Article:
Very Superstitious

The Black Cat, October, 1895. Prints and Photographs Division.

The Black Cat, October, 1895. Prints and Photographs Division.

To say I’m not very superstitious is like saying the sky isn’t blue. I can probably attribute it (very lovingly) to my mother. I can recall on a few occasions being halfway down the road when a black cat crossed in front of our car and my mom immediately turned around to go back the way we came, only to turn back around to continue on in the right direction. The backtracking apparently negated the bad luck. Don’t even get me started with knocking on wood – a habit that I can’t quite break even today. And, if my mom is reading this, perhaps she can clarify who comes to visit when you drop a spoon, fork or knife – I can never remember!

Certainly every culture, community and even family has superstitions ranging from the mundane to just plain silly. The Library’s collections are full of accounts of local lore, many from its various oral history collections like “American Life Histories” from the Federal Writers’ Project. Following are just a sample. Search for “superstitions” in the collection for many more.

In this narrative from the Federal Writers’ Project collection, “Myer” recounted Yiddish folklore from his grandfather, who would admonish him not to whistle lest all the evil spirits be called together.

Mrs. Erret Hicks believed in several superstitions: If a dog howls under your window, it is a sure sign of death for someone you love. The breakage of anything you like or admire is a sign that you are losing a friend or sweetheart. Always put your right shoe on first or bad luck will follow. If a child is born with a caul over his face, he will never suffer a death of drowning and will be a genius.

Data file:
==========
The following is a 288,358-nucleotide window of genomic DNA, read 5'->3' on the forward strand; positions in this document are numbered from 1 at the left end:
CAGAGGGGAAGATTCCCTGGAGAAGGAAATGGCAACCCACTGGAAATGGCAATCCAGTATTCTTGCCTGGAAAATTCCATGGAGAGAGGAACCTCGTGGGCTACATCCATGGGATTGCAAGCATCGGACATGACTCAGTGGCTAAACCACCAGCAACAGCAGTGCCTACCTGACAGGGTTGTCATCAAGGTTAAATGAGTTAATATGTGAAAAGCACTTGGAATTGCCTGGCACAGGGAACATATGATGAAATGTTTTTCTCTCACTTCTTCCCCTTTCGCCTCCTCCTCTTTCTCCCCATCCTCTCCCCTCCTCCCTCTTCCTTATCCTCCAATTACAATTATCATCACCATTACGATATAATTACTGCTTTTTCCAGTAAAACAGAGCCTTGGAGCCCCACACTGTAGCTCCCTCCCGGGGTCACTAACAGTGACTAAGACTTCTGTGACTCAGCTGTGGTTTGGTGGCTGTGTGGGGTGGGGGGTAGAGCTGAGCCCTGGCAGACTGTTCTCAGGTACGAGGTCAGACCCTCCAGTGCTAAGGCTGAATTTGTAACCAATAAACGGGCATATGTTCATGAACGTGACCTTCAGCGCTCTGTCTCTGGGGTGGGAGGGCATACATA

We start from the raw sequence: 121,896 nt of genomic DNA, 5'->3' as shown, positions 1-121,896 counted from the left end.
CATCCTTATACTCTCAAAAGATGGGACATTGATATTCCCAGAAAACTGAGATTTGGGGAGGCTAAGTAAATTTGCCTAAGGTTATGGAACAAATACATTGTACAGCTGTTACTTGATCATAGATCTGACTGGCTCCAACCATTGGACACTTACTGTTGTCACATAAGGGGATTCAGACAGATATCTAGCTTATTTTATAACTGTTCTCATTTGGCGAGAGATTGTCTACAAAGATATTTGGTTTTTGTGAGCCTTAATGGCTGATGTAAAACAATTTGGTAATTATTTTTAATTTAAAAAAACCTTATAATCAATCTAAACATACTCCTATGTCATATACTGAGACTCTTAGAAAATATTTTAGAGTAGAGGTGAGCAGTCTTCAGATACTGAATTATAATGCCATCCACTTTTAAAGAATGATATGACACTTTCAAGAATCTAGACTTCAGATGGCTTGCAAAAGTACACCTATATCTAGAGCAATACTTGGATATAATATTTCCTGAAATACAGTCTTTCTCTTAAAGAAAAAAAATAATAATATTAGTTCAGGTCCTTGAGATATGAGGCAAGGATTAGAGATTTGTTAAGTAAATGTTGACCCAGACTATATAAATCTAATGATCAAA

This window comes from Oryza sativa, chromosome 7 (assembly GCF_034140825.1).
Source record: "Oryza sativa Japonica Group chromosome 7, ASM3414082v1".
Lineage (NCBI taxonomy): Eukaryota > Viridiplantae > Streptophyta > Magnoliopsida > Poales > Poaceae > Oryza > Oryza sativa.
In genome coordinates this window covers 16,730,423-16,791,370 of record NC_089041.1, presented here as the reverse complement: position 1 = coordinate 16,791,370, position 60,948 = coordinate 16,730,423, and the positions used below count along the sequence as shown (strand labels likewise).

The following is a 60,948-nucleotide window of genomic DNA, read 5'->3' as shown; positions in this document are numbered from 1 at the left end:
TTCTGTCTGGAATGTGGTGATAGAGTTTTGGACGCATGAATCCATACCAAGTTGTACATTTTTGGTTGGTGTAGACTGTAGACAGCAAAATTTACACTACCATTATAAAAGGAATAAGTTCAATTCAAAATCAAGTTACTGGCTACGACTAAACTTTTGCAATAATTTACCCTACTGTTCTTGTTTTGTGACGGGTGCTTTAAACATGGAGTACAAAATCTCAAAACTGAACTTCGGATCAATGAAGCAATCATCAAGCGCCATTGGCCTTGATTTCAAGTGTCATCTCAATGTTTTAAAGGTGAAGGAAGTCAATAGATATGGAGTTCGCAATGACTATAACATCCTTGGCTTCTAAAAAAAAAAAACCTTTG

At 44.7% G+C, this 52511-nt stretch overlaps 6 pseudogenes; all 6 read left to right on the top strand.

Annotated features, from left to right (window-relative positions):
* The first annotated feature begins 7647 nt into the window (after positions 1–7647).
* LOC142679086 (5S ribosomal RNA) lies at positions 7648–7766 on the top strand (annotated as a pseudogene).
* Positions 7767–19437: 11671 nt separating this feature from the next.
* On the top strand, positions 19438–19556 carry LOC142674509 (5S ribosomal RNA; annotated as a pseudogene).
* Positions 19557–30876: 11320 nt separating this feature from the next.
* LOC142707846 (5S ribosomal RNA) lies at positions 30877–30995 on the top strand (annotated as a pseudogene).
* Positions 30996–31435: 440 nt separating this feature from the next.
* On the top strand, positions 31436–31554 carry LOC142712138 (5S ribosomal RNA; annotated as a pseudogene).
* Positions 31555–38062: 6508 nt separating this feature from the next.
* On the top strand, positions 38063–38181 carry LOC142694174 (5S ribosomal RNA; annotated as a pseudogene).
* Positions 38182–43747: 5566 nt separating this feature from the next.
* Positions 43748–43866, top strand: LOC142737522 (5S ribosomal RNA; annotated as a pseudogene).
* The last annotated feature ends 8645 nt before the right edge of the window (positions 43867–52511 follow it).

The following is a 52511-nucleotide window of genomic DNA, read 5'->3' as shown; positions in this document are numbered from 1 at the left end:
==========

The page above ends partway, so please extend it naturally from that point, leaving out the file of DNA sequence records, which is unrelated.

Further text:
Mrs. Ernest P. Truesdell recalled a few “uninteresting” superstitions including returning to your house after you just left meant bad luck. To offset the bad luck, you needed to go sit on your bed for a few minutes.

An old Russian superstition, as told by Gussie Spector, believes that if you see leaves turning around in the wind, the devil is there.

This post was actually inspired by a story on Slate’s The Vault blog on lost superstitions. The post highlighted the work of Fletcher Bascom Dressler, who wrote a book on a research study he conducted on superstition and education at the University of California. The Library has a copy in its collections. The list of superstitions is quite thorough. Some of the most common include dropping a dishrag means company is coming, never begin a new task on Friday because it will mean bad luck, dreaming of snakes means you have an enemy and opening an umbrella inside means bad luck.

Believing in superstitions may be a habit that is comforting without the consequences. Goodness knows, I’ve broken a mirror and not suffered bad luck. And I’ve certainly walked by my fair share of black cats. Still, I find I come back to them now and again. Perhaps Carl Sagan said it best in this note from Sept. 21, 1979:

“Superstitions may be comforting for a while. But, because they avoid rather than confront the world, they are doomed. The future belongs to those able to learn, to chance, to accommodate to this exquisite Cosmos that we have been privileged to inhabit for a brief moment.”

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